A Man of His Roots

Independent Banker, May 1998 | Go to article overview

A Man of His Roots


Nebraska banker Bill McQuillan brings rural America's perspective to IBAA presidency

Yellow florescent light shines through the broad glass-panel window out from Bill McQuillan's office, casting a firefly-like glow into the darkness of the street. Framed by the window's borders, McQuillan writes at his desk inside City National Bank, awaiting a visitor for another after-hours appointment tucked into another busy day. He leans over his desk. He's concentrating intently. Music wafts from a tavern down the block.

Set amid the rounded, rolling hills of central Nebraska's prairie, McQuillan's hometown of Greeley, Neb., is a valley where nearly all of its 600 residents are connected to the land or the industry of agriculture in a tangible way.

"Community bankers do what we can to help people in the community," McQuillan says later away from the bank. "We give personal service, and we feel good about it. We go the extra mile. We need to be proud of what we do."

Working late nights is common for McQuillan, who is president and CEO of City National Bank, a $17 million-asset community bank in Greeley. Broad shouldered, mustachioed and topped with a dark shock of hair, McQuillan is Greeley's local, and only, community banker. He grew up in Greeley as the son and grandson of the local community banker.

Community bankers, he stresses, serve as the economic catalysts that help create and sustain the jobs that are so critical to Main Street America. "Borrowers and community bankers are really partners," he says. "If customers do well, we prosper."

As IBAA's new president for 199899, McQuillan brings an intimate knowledge of community banking and rural America to the job as our industry's national ambassador. And he comes to IBAA's helm when community banking and rural America together face a crossroads of further industry consolidation, deregulation and a battle for fair competition (or a level playing field).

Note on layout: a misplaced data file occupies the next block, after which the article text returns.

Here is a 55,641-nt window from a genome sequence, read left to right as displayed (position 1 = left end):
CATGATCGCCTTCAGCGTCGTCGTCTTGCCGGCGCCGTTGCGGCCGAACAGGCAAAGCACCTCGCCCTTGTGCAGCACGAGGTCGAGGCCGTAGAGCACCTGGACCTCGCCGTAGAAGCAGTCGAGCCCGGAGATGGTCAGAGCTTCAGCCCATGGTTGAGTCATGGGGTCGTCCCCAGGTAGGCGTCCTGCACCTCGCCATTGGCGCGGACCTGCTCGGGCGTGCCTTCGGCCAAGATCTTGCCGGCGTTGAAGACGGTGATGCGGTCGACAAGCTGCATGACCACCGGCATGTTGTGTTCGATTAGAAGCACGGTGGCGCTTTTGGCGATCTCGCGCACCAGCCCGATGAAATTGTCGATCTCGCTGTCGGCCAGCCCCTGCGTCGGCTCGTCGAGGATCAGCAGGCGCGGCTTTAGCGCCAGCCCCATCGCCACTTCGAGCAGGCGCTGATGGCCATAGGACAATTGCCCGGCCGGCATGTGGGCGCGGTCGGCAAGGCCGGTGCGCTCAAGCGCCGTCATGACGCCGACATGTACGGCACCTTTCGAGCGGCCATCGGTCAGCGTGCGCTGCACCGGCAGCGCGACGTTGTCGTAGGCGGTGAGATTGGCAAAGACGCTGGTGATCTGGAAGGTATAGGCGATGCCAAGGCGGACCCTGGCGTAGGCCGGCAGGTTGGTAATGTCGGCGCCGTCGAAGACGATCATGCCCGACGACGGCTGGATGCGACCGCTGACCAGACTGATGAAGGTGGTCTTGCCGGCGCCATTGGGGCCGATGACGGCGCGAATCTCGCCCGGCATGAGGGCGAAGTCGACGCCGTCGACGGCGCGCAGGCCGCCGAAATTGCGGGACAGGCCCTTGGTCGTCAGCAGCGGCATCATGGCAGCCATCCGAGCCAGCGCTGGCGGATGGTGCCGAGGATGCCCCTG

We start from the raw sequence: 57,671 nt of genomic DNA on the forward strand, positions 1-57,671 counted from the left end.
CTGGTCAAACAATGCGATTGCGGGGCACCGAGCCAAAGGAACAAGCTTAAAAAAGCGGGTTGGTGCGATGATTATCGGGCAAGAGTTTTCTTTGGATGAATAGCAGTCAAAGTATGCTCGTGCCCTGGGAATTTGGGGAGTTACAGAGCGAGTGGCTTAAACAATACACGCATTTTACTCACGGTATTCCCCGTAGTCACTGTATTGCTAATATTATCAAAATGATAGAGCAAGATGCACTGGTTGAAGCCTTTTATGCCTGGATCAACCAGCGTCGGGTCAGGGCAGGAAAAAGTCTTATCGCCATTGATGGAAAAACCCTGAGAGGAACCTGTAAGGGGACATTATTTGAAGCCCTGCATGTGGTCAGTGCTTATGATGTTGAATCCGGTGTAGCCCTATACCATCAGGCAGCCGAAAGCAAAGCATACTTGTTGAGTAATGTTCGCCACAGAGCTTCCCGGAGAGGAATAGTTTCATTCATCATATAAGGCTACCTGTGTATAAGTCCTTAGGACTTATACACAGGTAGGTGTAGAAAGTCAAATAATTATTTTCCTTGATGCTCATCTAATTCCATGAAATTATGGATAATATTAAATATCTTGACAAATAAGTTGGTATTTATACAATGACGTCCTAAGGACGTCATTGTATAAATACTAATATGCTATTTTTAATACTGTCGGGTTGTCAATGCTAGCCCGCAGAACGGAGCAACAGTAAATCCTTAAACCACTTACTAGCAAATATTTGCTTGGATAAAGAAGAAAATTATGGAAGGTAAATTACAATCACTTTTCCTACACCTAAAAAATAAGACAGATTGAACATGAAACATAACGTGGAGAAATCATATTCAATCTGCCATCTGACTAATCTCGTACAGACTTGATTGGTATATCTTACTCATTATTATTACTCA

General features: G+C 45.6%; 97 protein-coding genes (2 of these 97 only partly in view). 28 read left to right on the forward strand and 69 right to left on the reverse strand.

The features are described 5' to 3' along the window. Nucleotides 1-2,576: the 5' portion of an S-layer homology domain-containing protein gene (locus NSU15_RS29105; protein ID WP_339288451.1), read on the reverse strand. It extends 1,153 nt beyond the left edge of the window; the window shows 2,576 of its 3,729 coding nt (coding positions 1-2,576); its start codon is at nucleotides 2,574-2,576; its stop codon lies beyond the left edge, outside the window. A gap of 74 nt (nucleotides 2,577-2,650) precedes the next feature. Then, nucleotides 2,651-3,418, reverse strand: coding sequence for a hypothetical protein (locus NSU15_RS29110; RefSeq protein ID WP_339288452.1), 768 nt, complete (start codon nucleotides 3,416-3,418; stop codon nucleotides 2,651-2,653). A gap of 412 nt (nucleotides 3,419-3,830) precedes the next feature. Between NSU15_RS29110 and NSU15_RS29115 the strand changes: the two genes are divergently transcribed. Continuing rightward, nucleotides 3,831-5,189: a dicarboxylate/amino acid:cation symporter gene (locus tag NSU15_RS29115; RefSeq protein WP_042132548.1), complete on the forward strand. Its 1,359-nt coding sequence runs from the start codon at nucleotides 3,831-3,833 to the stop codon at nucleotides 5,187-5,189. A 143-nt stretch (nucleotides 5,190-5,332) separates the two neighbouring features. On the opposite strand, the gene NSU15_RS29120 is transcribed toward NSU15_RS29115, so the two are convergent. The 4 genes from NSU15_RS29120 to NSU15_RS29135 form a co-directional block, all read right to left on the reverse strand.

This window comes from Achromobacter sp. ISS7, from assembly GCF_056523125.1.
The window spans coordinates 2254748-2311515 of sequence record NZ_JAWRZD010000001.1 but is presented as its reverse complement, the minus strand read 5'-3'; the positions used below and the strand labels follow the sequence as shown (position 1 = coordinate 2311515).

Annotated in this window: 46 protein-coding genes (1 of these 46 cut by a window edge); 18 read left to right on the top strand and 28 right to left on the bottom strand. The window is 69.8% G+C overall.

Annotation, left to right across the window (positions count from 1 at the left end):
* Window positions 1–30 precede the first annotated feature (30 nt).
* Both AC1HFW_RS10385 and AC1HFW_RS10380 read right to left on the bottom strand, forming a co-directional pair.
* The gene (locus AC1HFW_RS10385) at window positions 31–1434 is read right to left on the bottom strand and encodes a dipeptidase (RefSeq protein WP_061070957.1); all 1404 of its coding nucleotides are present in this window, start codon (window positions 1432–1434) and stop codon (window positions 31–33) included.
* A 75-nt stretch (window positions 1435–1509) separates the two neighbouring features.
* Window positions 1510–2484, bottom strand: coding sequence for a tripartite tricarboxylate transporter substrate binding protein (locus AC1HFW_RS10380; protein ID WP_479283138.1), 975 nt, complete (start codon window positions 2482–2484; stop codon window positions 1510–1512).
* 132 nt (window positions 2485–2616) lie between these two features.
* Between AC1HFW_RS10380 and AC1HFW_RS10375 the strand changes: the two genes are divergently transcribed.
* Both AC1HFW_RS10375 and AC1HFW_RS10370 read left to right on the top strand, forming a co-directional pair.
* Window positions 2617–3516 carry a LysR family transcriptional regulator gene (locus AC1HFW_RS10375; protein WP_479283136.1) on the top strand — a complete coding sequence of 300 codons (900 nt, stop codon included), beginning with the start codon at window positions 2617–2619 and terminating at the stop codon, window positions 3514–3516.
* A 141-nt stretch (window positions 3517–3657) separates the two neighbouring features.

McQuillan's commitment to community banking and agriculture resulted in his election five years ago to the prestigious board of the Federal Reserve Bank of Kansas City. This position, of which he is now in his second three-year term, permits him to interact with the financial leaders of the United States and bring the concerns of community banking and agriculture to them firsthand.

"Bill has effectively used this prominent position to secure a better national and international understanding of the growing liquidity problems, as well as other issues, confronting the nation's community banks-particularly those serving agriculture," notes Kenneth A. Guenther, IBAA's executive vice president.

Community banking, in particular, today faces dangerous financial restructuring legislation, HR 10, which would weaken national banking franchises while further massively concentrating the financial services industry. It also grapples with a ferocious credit union lobby seeking to overturn the gains banking made in the recent Supreme Court decision that held that multi-occupational common bonds were illegal.

Stopping financial restructuring legislation in Washington, checking the unrestrained expansion of large credit union conglomerates and finding community banks new funding sources are among the top issues on McQuillan's full IBAA agenda.

"Our number one goal as community bankers across this country is to help create jobs," he says. "If we don't pitch in there together to provide the seed to make things happen, then rural America and Main Street America as we know it today isn't going to survive."

A Place to Call Home

Pat and Shelley Donovan had come to Greeley two years ago to achieve financial security and success. One evening in November, fire broke out in their grocery store next to City National Bank. The fire gutted the store and smoke ruined much of the bank's recently remodeled interior.

Emotionally devastated by the fire, however, the couple was hesitant to rebuild. …

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